We now know the teams that will compete in the rebooted XFL, which will kick off its 10-week season on Feb. 8, just a week after Super Bowl LIV.

Here are the eight teams, announced Wednesday afternoon by XFL Commissioner Oliver Luck, ESPN’s Laura Rutledge, and FS1 host Colin Cowherd:

  • Dallas Renegades
  • Houston Roughnecks
  • Los Angeles Wildcats
  • New York Guardians
  • St. Louis BattleHawks
  • Seattle Dragons
  • Tampa Bay Vipers
  • Washington Defenders
The team name and logos for the eight teams that will compete in the rebooted XFL.
The team name and logos for the eight teams that will compete in the rebooted XFL.

So why were Rutledge and Cowherd on hand to announce the new team names? Probably because the XFL has multi-year deals in place with both ESPN and FOX Sports to televise next season’s games, which will air on FOX and ABC every weekend. ESPN, ESPN2, and FS1 will also air games throughout the season, and the league’s championship is scheduled to broadcast on ESPN on April 26.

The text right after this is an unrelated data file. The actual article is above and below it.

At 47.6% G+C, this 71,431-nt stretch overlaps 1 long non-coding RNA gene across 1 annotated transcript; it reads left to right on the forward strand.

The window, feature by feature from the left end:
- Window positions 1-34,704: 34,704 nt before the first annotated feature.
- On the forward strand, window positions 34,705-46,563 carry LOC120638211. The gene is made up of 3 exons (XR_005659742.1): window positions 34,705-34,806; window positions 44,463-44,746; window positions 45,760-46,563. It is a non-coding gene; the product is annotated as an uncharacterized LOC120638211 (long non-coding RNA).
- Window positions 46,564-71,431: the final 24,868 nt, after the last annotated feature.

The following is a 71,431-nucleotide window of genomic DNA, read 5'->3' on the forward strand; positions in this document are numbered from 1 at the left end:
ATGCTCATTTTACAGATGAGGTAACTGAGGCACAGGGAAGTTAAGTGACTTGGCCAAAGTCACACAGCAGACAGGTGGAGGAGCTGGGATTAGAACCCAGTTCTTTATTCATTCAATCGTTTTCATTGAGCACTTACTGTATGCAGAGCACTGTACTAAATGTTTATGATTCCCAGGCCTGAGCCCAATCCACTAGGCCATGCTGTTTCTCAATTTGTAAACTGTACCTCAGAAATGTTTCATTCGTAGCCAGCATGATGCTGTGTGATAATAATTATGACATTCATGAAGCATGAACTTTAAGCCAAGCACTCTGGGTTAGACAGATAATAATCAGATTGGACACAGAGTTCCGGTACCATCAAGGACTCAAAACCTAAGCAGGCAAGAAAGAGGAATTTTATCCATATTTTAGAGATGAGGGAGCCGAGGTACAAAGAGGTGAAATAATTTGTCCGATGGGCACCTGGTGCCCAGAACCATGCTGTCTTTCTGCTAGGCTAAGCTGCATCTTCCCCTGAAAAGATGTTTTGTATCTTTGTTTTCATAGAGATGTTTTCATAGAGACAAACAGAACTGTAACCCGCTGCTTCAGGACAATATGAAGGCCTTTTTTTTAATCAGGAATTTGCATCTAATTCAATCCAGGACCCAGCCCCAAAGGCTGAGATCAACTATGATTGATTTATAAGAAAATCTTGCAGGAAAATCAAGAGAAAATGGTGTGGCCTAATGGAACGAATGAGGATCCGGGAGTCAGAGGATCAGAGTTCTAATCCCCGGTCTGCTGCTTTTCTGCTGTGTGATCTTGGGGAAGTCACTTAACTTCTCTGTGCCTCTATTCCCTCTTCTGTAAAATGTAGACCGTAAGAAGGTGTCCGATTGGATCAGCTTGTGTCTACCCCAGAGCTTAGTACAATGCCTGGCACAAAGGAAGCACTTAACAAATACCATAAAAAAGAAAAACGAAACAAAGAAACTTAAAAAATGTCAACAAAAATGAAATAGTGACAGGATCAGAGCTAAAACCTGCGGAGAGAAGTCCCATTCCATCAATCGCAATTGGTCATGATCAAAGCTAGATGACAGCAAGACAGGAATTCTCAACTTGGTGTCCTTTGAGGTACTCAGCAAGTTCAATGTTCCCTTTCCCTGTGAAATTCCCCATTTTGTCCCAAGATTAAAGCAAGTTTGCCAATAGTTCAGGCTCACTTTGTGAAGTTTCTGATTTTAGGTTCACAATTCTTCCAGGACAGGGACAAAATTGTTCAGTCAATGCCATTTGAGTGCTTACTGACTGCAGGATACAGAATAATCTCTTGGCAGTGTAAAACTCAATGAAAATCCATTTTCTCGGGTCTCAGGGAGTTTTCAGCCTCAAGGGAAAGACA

So far, just one player has signed a contract to play in the XFL: former Pittsburgh Steelers quarterback and former University of Oklahoma standout Landry Jones. The league is expected to announce more signings as NFL teams begin to cut their offseason rosters to 53 players.

The XFL played one season in 2001, when it debuted to strong television ratings but eventually fizzled out thanks to a gimmicks-first approach that didn’t appeal to football fans. Just like this go-around, the league awarded franchises to eight cities, but included non-NFL towns such as Birmingham, Orlando, and Las Vegas.

The XFL also will attempt to avoid the fate of the defunct Alliance of American Football, which ended abruptly before it completed its inaugural season earlier this year, firing staff and forcing players who were on the road to pay for their own transportation home. WWE chairman Vince McMahon is heavily invested in the XFL’s relaunch, and is expected to spend upwards of $500 million during the league’s first three seasons, according to ESPN.

The XFL is testing several rule changes that would separate it from the NFL, including allowing multiple forward passes on a play and three-point conversions, and stopping the clock after every play during the final two minutes of each half.